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Pics work for me.
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  #23  
Old 08-12-2016, 02:00 AM
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Bottom line was that I soon discovered that all of the floor pans had been replaced approx 30yrs ago (before the previous owner) and the work was "rough" at best. My main concern was the depth of yellow/orange cancer that comes with moisture and the drivers footwell had some of that as did most of the other floor pans, I have used smaller images for this post as theres quite a few of them.

Drivers Floor:




Passenger Floor (baked on FatMat)


Many years of crap and layers of coatings combined with a small amount of rust:









So given the mess I decided to take the whole interior back to the metal and see exactly what I am working with.







Took a lot of work to get it to here but still a long way to go, the mess it made cleaning this out was ridiculous




---------- Post added 08-12-2016 at 12:00 AM ---------- Previous post was 07-12-2016 at 10:21 PM ----------

Interior mounts out after a bit of messing around, believe it or not it ended up being the dremel that saved the day getting these out!


Fast forward a week or two and several buckets of crap later and its starting to look much cleaner and the majority of the rust turned out to be just on the surface with only a few very small pin holes that I patched up, I dropped right back to the dremel to try and get right into the smallest areas...







I won't keep posting photos of the floor as I have already wrapped that up but heres a couple of shots when it was "close" to being right back to the metal
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Once I had finished getting the interior right back to bare metal the next step was to give it a good vac and degrease to remove any leftover wax/oils.....The car had been given a good coat of POR15 on the underside but thats no good when the rust is coming through from the other side, so first up I applied a rust neutraliser to stop any existing oxidation that I had missed and while that was drying I moved into the boot to remove the boot mounts.....

Biggest problem with the boot mounts was hitting metal with a grinder right above the fuel tank....I managed to find an "Intrinsically safe" air grinder that didn't produce sparks when grinding this allowed me to take a fair amount off the welds but i was being extremely cautious as the tool was worth the same amount as the car in the end I gave in an decided to pull the tank out.....Not what I had planned but allowed me to get stuck right into the mounts and cut them out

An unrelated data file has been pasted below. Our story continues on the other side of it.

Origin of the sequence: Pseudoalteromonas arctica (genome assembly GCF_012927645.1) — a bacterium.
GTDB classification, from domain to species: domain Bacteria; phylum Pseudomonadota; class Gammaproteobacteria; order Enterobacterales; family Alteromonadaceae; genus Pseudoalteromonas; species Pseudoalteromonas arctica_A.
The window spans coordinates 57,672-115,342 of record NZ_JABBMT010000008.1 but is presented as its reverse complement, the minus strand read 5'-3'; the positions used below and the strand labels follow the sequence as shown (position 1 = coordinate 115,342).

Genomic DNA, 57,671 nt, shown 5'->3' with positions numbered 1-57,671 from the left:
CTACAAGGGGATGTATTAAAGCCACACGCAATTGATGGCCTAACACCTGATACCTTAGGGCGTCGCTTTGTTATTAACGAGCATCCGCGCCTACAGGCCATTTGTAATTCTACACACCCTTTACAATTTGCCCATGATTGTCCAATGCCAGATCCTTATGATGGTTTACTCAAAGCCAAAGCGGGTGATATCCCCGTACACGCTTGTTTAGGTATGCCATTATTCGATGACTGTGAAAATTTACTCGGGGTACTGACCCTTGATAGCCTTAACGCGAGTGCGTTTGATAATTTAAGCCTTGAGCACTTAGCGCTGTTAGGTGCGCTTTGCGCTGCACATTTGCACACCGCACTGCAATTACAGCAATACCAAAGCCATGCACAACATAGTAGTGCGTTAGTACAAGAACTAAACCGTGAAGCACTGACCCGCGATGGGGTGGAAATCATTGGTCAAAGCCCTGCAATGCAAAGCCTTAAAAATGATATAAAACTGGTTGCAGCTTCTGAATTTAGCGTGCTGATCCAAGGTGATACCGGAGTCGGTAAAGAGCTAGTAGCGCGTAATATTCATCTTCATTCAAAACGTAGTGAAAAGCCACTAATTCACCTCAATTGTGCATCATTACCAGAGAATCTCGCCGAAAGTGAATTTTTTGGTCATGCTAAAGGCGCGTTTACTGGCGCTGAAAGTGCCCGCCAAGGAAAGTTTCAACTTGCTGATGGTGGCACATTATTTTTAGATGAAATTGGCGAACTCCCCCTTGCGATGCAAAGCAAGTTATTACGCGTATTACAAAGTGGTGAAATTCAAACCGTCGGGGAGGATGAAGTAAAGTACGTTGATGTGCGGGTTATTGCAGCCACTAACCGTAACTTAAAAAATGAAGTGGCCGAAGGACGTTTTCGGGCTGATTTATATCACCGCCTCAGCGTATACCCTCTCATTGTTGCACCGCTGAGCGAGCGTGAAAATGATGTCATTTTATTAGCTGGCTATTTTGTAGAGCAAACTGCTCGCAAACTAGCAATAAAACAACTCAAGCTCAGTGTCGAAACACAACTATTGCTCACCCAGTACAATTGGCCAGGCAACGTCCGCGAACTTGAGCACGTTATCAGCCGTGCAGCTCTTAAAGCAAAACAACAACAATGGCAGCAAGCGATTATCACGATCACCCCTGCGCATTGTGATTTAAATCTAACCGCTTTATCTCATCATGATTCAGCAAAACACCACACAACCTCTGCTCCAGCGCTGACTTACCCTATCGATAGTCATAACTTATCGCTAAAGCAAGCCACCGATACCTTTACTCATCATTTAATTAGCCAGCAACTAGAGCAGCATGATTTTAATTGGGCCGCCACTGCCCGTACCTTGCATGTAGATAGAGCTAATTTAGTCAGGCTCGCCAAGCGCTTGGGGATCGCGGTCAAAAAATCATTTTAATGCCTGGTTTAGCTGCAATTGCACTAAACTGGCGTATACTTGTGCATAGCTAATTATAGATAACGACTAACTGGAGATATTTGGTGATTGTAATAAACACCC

Plenty of Weld here!



Last edited by zappa; 09-12-2016 at 01:54 AM..
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  #24  
Old 08-12-2016, 02:54 AM
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Awsome thread,....scary how a car that looks so good on the surface is thrown together with such a rough approach.
Youd have thought that after going to that length theyd have done a few things properly.
Looking good..subscribed ..
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  #25  
Old 08-12-2016, 09:07 AM
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Stealth 69 Stealth 69 is offline
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Great work - the satisfaction will be rewarding once you finish digging through the previous owners efforts - and the addition of rebuilding as 'your' Camaro
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  #26  
Old 08-12-2016, 11:39 PM
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Quote:
Originally Posted by Angry View Post
Awsome thread,....scary how a car that looks so good on the surface is thrown together with such a rough approach.
Youd have thought that after going to that length theyd have done a few things properly.
Looking good..subscribed ..
Thanks Alan, Yeh I agree, unfortunately its pretty common to find shortcuts with builds that have evolved over 10-20yrs v.s. a full house rotisserie build. But it seems to be the case with a lot of the cars getting around (Both USA and in OZ) some people just aren't detail people i guess.....lucky for me there was nothing that wasn't easily reversible. I am always majorly skeptical if I see a pro-touring build claiming to have had a full rotisserie re-build for anything under around $85k USD, bottom line is it will be lacking somewhere.